Opera on Screen: Eugene Onegin

opera on screen, film society

Tchaikovsky is best known for his symphonic scores and ballets such as the Nutcracker, Swan Lake and Sleeping Beauty. Yet his operas also occupy a place of honor in his oeuvre, and two of them, “Eugene Onegin” and “The Queen of Spades,” both based on novels by Pushkin, are among his very finest works. The plot of “Onegin” is quickly told: on a Russian country estate, awkward, inexperienced young Tatyana is seized by a sudden passion for the handsome, blasé new neighbor Eugene Onegin. She writes him a love letter, but he makes it clear to her that he is not interested. Later, Tatyana‘s sister flirts with Onegin, her fiancé challenges him to a duel and is killed by Onegin. Years later, Onegin returns, finds that Tatyana has married an aged prince, and tries to win her back but fails...

Tchaikovsky called his opera a sequence of “lyric scenes.” Its structure prefigures narrative techniques that later came into use in cinema: abrupt cuts and chronological leaps, intimate close-ups, atmospheric interjections... Bearing this practically cinematic structure in mind, director Andrea Breth has produced an intimate chamber play that mines the depths of veracity, precision and charisma of her singer-actors. The stage suggests both the concrete location of the action as well as the psychological condition of those driving the action forward. Breth‘s “phenomenal ‘Onegin’ interpretation” (F.A.Z.) even allows the integration of silent secondary episodes and miniature dramas.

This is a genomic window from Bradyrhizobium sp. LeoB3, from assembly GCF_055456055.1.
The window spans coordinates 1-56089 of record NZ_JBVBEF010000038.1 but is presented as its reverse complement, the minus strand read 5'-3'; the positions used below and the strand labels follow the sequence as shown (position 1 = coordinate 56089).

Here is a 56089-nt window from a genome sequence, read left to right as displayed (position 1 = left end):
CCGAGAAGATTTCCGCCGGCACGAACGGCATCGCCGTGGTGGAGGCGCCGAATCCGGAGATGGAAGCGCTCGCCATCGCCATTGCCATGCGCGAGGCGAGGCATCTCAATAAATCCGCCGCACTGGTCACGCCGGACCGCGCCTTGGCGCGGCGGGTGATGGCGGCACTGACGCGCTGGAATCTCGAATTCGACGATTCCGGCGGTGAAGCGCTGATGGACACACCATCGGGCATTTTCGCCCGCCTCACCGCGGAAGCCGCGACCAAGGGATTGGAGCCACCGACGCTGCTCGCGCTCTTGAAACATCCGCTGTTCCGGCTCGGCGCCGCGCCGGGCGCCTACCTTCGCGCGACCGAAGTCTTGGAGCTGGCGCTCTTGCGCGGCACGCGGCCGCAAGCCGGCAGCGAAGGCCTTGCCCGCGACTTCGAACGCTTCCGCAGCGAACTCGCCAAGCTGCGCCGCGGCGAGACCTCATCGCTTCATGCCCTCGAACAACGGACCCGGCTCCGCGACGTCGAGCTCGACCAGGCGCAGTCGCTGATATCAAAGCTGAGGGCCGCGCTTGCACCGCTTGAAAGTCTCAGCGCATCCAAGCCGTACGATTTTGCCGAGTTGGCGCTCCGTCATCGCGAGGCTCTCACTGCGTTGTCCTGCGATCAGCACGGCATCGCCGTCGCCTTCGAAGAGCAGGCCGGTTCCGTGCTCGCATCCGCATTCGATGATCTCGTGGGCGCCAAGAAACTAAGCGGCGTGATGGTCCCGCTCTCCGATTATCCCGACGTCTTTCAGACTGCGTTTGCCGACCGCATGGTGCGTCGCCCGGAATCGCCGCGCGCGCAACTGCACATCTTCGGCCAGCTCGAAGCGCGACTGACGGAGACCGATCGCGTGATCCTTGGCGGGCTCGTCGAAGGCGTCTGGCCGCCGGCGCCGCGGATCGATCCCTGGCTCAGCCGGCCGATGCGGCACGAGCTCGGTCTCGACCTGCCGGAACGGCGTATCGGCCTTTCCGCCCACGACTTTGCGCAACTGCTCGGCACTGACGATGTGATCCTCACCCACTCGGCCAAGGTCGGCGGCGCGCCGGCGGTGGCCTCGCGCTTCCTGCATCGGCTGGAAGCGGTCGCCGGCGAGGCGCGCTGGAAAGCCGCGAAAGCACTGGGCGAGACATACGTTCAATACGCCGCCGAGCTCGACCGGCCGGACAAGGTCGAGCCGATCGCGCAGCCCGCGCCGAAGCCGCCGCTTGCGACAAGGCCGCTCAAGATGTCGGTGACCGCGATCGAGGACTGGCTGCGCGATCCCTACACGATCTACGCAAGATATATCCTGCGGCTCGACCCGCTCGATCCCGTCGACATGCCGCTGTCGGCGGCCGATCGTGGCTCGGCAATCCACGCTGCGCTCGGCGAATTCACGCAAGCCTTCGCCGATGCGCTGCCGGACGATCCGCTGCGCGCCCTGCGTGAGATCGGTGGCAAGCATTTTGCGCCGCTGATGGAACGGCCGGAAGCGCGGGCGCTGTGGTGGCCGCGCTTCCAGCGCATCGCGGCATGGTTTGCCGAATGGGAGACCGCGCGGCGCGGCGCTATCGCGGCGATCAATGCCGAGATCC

The title role is a tour de force for any baritone, who must walk a tightrope between cynical, insufferable snob and sympathetic, broken-hearted lover. Peter Mattei, who “has acquired a fabulous vocal profile and is a gifted actor blessed with debonair self-confidence”, carries this off superbly. (Peter Hagmann, Neue Zürcher Zeitung) But the true hero of the opera is Tatyana, a multi-layered, conflicted, driven, doubt-ridden heroine. As portrayed by the dazzling Russian soprano Anna Samuil, this Tatyana “is ready to start a revolution.” (Julia Spinola, F.A.Z.) Since her 2003 debut in the West, and her appearance as Musetta (La Bohème) at the Met alongside Anna Netrebko, Anna Samuil – a protegée of Daniel Barenboim – has been acclaimed as a vibrant new voice on the operatic stage. Daniel Barenboim and the Vienna Philharmonic accompany these “scenes of a marriage that could have been” with beguilingly dark sonorities that allow for brilliant flashes of light from the winds and waves of passionate lyricism in the third act.

Daniel Barenboim, Conductor
Andrea Breth, Director
Martin Zehetgruber, Sets
Silke Willrett & Marc Weeger, Costumes
Friedrich Rom, Lights
Wiener Philharmoniker, Orchestra


Peter Mattei - Eugene Onegin
Anna Samuil - Tatyana
Ekaterina Gubanova - Olga
Joseph Kaiser - Lensky
Ferruccio Furlanetto - Prince Gremin
Reneé Morloc - Larina, Lady of the Manor